The Political Economy of Silicon Valley
If the stories they tell about themselves are to be believed, all of the tech giants—Apple, Google, Microsoft, Facebook, and Amazon—were built from the ground up through hard work, a few good ideas, and the entrepreneurial daring to seize an opportunity when it presented itself.
With searing wit and blistering commentary Bit Tyrants provides an urgent corrective to this froth of board room marketing copy that is so often passed off as analysis. For fans of corporate fairy-tales there are no shortage of official histories that celebrate the innovative genius of Steve Jobs, liberal commentator who fall over themselves to laude Bill Gates’s selfless philanthropy, or politicians who will tell us to listen to Mark Zuckerberg for advice on how to protect our democracy from foreign influence.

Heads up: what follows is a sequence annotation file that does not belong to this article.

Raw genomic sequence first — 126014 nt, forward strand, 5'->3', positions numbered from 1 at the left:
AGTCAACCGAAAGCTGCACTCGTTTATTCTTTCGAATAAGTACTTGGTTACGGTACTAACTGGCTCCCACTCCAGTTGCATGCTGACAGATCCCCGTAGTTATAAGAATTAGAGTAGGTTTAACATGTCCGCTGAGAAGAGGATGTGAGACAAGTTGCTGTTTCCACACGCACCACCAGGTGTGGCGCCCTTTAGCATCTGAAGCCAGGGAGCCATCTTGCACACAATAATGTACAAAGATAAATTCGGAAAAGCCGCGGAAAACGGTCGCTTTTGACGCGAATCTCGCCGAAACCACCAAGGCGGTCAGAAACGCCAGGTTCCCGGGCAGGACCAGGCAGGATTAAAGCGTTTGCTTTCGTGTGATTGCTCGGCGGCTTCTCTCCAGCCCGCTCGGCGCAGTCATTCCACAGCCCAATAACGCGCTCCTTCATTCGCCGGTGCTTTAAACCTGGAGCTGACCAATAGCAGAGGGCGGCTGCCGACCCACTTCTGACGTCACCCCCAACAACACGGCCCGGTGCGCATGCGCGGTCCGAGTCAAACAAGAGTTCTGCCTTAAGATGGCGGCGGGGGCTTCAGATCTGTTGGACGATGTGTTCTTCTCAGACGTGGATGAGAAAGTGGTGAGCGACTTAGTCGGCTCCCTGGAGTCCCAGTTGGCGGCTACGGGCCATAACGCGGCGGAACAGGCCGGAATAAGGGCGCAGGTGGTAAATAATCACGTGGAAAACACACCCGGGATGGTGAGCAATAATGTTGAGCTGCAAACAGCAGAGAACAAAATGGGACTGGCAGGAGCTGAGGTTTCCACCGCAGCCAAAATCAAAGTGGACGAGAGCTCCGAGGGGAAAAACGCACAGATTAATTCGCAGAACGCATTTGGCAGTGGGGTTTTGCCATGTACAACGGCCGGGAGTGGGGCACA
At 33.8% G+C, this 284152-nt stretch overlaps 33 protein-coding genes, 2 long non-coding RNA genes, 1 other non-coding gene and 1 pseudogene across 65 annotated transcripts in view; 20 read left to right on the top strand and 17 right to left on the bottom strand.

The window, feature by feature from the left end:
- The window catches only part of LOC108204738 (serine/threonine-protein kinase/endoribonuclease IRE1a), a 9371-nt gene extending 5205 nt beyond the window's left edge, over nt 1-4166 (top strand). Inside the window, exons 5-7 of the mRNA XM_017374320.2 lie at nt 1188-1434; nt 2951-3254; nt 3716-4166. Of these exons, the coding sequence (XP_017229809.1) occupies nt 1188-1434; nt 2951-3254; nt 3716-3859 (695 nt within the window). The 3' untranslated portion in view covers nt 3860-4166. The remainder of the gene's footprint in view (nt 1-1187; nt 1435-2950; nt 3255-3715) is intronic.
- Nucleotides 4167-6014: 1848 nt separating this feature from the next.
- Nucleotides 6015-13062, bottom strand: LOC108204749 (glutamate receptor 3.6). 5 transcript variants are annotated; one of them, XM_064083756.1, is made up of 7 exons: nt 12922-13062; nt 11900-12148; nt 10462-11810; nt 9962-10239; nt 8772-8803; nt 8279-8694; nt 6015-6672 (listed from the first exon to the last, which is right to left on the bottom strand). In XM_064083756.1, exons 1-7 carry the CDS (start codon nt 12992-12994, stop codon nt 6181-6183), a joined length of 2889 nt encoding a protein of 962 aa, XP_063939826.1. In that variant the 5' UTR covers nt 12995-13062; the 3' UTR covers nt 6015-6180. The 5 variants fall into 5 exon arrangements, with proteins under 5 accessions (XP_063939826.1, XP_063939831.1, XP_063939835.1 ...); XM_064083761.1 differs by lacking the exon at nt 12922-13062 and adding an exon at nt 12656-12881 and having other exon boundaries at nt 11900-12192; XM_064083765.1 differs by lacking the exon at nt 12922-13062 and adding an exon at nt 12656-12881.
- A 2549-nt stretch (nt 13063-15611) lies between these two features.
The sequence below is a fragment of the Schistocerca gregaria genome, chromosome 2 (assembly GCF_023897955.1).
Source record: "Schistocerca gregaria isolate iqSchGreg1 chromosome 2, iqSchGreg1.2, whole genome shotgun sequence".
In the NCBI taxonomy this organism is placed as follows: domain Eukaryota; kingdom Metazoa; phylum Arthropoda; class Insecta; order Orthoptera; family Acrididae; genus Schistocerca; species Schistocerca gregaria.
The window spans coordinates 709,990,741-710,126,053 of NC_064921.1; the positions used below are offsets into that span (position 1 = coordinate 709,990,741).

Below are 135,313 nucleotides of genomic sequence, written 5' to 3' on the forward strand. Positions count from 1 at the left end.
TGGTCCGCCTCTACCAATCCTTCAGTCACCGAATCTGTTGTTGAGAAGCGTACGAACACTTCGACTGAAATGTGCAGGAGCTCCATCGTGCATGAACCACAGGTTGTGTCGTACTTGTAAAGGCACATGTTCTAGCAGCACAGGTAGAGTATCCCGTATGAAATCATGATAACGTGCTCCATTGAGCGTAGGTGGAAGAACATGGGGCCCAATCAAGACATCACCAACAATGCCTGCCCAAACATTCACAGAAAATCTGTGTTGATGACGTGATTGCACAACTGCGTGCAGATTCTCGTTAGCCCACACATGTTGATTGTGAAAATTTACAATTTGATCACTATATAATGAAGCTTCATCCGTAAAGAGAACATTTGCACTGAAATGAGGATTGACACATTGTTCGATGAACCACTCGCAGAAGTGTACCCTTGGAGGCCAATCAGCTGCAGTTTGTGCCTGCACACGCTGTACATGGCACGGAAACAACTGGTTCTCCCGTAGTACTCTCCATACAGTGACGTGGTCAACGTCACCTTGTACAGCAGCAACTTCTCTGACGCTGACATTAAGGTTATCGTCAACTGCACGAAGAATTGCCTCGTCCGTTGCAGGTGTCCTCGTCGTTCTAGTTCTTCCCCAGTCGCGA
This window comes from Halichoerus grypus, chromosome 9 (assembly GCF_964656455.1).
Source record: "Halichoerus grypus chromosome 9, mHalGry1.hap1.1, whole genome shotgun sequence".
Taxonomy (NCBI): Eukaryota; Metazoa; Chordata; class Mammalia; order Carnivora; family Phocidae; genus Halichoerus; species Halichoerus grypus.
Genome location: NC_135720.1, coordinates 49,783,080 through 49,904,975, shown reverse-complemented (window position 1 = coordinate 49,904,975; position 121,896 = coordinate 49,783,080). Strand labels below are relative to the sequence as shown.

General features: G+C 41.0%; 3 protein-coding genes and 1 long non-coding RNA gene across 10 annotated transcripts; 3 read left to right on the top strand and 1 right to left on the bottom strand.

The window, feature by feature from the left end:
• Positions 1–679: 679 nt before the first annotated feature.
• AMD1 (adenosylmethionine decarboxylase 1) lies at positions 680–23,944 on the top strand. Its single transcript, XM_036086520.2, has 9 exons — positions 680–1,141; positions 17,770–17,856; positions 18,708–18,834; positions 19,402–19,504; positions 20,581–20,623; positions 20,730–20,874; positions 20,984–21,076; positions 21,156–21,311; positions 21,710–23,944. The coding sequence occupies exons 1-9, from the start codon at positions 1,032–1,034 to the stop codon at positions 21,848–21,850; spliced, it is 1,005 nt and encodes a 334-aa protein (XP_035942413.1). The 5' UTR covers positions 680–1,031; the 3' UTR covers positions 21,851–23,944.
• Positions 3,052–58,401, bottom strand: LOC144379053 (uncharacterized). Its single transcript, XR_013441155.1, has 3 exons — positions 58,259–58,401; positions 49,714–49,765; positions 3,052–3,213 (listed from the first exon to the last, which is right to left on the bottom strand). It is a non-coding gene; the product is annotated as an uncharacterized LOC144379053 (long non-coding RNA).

In this highly unauthorized account of the Big Five’s origins, Rob Larson sets the record straight, and in the process shreds every focus-grouped bromide about corporate benevolence he could get his hands on. ose of readers unwilling to smile and nod as every day we become more dependent on our phones and apps to do our chores, our jobs, and our socializing can take heart as Larson provides us with maps to all the shallow graves, skeleton filled closets, and invective laced emails Big Tech left behind on its ascent to power. His withering analysis will help readers crack the code of the economic dynamics that allowed these companies to become near-monopolies very early on, and, with a little bit of luck, his calls for digital socialism might just inspire a viral movement for online revolution.